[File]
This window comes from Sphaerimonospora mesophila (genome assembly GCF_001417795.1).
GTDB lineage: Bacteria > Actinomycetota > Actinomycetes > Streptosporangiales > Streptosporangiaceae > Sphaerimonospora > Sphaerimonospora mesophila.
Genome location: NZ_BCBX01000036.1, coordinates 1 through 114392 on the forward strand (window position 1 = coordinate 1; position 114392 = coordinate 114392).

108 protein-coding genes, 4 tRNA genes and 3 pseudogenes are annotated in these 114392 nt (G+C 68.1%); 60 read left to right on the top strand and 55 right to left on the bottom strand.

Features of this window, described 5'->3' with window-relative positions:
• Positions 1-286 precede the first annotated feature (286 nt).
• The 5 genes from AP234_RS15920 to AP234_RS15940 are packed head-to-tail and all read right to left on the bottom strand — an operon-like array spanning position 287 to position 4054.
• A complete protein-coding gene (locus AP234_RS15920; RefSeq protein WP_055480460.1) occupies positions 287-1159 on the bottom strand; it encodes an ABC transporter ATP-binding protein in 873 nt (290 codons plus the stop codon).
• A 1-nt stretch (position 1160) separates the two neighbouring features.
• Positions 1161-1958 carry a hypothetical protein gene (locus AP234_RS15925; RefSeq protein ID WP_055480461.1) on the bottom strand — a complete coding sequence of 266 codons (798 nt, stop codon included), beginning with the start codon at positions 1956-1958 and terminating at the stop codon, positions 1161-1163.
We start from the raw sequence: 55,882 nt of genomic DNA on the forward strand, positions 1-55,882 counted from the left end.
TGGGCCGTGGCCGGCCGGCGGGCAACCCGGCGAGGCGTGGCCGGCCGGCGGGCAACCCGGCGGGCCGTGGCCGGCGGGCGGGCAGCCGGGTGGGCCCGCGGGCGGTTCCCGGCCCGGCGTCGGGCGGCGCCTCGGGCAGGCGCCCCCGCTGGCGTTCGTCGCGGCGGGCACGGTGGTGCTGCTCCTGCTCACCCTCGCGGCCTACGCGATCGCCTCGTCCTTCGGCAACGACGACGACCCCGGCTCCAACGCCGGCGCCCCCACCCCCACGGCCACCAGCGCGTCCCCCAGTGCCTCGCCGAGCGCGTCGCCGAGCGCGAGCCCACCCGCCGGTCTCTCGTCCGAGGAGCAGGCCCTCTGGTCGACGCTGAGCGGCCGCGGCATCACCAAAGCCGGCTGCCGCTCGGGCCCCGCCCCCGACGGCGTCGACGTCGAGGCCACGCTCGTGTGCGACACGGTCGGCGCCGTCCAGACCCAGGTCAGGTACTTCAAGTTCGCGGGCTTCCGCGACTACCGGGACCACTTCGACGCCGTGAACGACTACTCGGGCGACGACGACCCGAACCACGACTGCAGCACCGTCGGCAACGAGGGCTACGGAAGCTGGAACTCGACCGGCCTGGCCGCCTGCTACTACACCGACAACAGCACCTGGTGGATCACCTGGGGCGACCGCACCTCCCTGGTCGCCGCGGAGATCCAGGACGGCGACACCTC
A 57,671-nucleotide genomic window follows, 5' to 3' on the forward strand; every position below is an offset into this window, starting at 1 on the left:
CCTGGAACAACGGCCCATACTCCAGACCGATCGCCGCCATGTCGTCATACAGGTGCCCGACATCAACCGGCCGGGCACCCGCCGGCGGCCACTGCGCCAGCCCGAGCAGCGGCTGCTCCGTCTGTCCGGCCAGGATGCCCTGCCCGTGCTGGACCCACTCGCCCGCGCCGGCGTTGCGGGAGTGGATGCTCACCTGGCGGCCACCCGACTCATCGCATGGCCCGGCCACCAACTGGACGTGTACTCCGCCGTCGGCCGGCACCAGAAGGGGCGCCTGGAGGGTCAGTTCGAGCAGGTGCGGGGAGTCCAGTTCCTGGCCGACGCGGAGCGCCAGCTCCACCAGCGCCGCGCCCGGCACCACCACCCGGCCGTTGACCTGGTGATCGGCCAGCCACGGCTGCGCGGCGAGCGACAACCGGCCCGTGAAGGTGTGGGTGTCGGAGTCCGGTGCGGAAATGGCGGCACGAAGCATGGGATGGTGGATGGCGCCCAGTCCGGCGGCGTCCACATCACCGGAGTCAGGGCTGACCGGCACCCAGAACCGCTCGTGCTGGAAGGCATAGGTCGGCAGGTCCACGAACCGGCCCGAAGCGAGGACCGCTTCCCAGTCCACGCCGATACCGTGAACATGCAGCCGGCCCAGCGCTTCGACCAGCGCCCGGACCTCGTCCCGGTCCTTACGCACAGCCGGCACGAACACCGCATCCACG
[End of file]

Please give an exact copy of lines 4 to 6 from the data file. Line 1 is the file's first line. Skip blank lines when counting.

108 protein-coding genes, 4 tRNA genes and 3 pseudogenes are annotated in these 114392 nt (G+C 68.1%); 60 read left to right on the top strand and 55 right to left on the bottom strand.

Features of this window, described 5'->3' with window-relative positions:
• Positions 1-286 precede the first annotated feature (286 nt).